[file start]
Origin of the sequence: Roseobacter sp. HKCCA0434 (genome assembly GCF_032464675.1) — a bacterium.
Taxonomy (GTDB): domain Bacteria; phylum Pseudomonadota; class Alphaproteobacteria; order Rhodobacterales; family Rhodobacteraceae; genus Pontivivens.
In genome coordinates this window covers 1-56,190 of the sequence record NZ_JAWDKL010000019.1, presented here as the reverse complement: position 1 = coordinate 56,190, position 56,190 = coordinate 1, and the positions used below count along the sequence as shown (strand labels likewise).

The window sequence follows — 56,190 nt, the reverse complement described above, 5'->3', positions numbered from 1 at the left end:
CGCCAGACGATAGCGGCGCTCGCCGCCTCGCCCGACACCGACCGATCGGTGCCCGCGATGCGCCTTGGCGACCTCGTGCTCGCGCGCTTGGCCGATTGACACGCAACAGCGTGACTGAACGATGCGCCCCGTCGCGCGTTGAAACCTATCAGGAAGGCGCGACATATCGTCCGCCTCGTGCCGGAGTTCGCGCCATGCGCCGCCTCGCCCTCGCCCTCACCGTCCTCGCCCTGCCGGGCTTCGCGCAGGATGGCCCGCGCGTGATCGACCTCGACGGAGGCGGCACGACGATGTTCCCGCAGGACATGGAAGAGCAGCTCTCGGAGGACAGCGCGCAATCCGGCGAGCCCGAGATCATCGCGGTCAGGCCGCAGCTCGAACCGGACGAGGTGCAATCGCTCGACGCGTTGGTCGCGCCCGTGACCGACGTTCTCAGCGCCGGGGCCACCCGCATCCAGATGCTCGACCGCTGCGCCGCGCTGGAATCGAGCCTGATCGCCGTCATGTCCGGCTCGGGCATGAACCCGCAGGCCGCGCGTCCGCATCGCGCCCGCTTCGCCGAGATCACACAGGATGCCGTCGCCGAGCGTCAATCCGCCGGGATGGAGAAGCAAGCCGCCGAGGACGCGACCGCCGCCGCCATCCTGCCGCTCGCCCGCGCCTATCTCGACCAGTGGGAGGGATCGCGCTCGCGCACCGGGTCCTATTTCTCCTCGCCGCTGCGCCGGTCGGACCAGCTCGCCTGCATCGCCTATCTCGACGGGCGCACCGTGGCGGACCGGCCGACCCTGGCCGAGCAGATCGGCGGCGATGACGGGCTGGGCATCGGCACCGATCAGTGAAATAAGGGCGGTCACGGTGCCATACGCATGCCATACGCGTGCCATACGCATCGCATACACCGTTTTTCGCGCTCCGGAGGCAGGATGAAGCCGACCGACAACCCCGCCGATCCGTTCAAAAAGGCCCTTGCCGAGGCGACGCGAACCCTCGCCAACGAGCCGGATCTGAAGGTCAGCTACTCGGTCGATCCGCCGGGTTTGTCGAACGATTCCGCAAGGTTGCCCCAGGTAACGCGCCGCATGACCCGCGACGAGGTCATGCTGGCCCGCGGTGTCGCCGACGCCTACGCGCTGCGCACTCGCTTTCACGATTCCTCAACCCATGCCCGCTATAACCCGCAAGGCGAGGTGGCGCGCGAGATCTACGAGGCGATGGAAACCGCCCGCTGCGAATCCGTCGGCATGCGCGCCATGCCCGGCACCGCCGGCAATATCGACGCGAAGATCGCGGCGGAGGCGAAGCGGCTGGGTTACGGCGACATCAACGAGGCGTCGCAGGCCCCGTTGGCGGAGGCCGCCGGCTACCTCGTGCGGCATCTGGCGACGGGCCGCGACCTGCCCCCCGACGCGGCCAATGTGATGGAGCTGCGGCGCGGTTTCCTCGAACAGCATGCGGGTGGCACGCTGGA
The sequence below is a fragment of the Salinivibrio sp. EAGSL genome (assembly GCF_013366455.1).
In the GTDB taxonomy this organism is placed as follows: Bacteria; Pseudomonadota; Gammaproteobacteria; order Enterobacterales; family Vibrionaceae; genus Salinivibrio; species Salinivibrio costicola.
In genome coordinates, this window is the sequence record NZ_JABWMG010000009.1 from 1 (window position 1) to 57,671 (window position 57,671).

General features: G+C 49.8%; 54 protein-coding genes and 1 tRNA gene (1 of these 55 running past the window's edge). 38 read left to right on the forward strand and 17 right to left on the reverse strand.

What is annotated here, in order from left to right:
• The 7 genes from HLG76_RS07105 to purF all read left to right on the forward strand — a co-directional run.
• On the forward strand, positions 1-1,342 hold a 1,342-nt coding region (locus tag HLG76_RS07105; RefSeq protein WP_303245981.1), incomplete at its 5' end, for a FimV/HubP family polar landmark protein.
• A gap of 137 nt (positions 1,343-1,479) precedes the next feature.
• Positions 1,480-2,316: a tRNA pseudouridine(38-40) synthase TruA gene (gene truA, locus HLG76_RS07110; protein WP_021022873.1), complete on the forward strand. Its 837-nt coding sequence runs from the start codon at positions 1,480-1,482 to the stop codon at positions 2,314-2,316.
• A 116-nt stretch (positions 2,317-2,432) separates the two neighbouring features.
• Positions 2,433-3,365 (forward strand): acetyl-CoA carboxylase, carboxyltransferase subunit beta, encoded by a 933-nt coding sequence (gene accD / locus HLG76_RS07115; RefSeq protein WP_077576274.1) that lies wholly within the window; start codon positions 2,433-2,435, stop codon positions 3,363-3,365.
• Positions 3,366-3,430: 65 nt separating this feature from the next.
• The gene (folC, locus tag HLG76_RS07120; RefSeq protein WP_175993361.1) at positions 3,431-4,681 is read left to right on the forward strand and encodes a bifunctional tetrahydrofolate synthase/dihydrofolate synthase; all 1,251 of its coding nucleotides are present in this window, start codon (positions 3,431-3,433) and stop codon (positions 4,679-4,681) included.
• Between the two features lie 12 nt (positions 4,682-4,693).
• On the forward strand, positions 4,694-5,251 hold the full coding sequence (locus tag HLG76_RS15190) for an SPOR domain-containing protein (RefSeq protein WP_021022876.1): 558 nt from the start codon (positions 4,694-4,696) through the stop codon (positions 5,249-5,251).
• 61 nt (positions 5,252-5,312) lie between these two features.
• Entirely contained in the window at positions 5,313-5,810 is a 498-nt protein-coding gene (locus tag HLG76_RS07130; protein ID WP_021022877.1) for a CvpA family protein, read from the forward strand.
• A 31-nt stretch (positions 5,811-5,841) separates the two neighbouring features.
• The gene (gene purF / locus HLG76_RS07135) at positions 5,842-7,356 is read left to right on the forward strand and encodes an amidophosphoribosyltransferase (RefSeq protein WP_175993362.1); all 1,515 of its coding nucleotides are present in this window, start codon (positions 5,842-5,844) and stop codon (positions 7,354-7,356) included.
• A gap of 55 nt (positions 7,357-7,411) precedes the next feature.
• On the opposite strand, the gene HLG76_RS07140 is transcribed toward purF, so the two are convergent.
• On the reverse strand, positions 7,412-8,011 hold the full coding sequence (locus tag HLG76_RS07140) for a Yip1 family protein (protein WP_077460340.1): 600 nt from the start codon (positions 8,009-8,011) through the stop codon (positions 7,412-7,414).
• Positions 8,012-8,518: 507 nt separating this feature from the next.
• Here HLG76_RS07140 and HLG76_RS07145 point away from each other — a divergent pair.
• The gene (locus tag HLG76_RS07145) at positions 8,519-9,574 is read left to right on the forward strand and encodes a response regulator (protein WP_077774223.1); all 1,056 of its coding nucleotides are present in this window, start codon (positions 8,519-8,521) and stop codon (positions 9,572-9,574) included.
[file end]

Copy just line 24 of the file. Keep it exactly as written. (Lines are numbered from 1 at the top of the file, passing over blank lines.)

• The gene (gene purF / locus HLG76_RS07135) at positions 5,842-7,356 is read left to right on the forward strand and encodes an amidophosphoribosyltransferase (RefSeq protein WP_175993362.1); all 1,515 of its coding nucleotides are present in this window, start codon (positions 5,842-5,844) and stop codon (positions 7,354-7,356) included.